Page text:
Why Now is the Time to Switch to 3D Design It may appear to be a daunting task to transition from 2D design to 3D CAD software, particularly for small- or medium-sized enterprises that have overwhelmed IT resources, shoestring budgets, and understaffed design departments. For smaller organizations, copying with the productivity downtime associated with an even smaller size of engineering team during important design projects may be difficult to justify. Smaller organizations may find the upfront expense of acquiring 3D CAD prohibitive, but when the future is taken into account, switching may boost their agility, even giving them an edge against their more established competitors, who certainly are already harnessing the better technology. Below are certain myths you’ll encounter about deploying 3D printing software: 3D Software Will Cause Appreciable Downtime
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Enterprises with a small number of engineers fear that 3D CAD may bring substantial downtime. But there are ways to minimize effects on uptime, such as by switching projects to 3D in stages, while continuing to utilize 2D to avoid the sudden interruptions to workflows during the transformation.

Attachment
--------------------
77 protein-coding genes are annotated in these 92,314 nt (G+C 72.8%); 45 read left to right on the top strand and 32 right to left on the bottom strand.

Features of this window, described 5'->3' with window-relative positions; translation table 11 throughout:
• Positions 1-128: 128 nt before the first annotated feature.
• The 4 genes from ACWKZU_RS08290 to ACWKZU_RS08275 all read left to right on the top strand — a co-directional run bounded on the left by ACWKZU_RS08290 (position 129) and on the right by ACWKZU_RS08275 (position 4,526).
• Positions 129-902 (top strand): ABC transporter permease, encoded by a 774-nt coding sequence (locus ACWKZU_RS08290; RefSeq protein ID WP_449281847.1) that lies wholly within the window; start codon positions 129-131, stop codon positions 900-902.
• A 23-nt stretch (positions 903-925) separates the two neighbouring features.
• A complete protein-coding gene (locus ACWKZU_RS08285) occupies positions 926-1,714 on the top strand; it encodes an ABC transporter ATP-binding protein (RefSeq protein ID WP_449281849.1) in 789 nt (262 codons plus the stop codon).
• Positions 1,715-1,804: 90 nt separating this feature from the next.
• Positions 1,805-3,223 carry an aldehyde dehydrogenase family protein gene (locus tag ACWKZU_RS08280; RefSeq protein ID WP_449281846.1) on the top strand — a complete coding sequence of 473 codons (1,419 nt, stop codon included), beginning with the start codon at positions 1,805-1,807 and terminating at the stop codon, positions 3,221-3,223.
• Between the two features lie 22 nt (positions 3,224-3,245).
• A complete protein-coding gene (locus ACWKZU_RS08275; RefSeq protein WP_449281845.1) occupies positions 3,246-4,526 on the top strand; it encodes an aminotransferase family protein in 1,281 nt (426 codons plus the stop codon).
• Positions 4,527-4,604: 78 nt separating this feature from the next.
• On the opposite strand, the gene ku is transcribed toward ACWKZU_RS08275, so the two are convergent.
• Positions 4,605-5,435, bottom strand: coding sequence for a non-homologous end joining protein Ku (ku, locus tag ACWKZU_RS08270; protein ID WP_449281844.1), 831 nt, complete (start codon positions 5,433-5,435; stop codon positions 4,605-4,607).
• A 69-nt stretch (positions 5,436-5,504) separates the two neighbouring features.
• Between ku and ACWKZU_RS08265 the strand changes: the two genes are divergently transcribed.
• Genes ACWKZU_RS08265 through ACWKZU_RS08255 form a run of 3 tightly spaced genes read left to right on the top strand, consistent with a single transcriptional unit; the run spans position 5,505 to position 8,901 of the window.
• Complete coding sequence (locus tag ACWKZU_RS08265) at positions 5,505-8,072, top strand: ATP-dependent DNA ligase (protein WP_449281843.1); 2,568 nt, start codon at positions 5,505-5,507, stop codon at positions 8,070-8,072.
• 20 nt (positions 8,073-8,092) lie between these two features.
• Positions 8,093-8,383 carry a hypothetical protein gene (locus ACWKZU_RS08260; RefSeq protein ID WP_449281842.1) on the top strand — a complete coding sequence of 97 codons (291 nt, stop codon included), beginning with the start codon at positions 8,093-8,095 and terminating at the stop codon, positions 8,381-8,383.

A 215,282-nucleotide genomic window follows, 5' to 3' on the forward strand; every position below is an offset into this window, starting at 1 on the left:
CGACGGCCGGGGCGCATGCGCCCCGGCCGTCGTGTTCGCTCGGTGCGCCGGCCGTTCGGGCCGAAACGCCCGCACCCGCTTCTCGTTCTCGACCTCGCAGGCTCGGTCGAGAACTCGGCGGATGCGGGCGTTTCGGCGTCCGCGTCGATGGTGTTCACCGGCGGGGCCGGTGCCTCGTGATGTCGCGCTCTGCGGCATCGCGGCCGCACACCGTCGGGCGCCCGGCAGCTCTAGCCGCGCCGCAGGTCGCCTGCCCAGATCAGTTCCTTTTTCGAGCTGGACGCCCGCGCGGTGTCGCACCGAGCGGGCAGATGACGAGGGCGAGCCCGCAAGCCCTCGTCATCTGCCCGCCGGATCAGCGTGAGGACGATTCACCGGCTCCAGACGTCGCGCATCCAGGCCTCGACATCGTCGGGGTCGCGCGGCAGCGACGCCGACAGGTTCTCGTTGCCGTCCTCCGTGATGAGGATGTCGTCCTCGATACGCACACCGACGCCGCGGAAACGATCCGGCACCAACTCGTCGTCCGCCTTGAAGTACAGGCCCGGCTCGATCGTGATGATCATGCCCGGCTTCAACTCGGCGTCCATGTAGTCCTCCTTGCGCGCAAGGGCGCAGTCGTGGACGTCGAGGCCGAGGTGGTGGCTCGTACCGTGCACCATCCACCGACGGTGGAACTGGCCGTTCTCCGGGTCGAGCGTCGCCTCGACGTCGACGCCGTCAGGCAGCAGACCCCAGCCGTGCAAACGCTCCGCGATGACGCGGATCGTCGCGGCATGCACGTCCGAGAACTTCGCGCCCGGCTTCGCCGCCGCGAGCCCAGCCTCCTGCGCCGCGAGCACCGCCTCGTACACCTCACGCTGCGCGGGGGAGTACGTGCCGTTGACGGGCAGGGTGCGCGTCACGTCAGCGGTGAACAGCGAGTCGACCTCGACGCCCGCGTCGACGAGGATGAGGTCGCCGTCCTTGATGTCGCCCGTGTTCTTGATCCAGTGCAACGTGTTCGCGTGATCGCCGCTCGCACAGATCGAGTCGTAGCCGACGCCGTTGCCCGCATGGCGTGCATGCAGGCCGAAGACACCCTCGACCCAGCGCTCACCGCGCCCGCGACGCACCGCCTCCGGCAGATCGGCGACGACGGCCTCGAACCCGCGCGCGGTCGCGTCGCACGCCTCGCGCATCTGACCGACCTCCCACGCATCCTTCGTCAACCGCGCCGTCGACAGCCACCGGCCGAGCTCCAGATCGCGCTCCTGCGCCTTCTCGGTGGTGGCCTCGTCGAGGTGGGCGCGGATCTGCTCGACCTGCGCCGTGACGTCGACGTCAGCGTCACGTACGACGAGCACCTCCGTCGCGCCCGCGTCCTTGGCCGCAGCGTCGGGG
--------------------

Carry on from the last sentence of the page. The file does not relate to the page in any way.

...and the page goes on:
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Another idea is to launch a 3D design pilot run, which allows you to put the relevant workflows and resources to test and pinpoint and solve errors before you can bring all other engineers on board. Typically, such a pilot project relies on a self-contained 3D design tool whose use does not interrupt any other ongoing work. 3D is Perfect Even for Simple Product Design Three-dimensional design adds value at all product creation phases, making the tool ideal for some of the simplest designs ever. Simulation software may be utilized in virtual screening to make the best of simple parts of a bigger product. Still, future customer requirements may necessitate modifications or personalized versions of your product, and using 3D CAD, such design demands can also be quickly met. You’ll also appreciate the advantage of convenient adoption of modifications to components that were originally made in 2D design, speeding up part development. Your Legacy 2D Data Remains Usable If you’re sitting on a “gold-mine” of legacy 2D data epitomizing years of hard work to collect it, it is easy to understand why you can’t lose at any cost. The great thing is that your data is not necessarily obsolete, since 2D concepts may be leveraged to generate perfect 3D designs. Conversion aids enable the transfer of 2D data for use with 3D CAD software if you need to enhance or even print your designs. Surely, you’re now better off using CAD software for your 3D printing needs. Switching to 3D CAD won’t necessarily impact your uptime substantially, and it’s perfect even for your simplest or most intricate of product designs.

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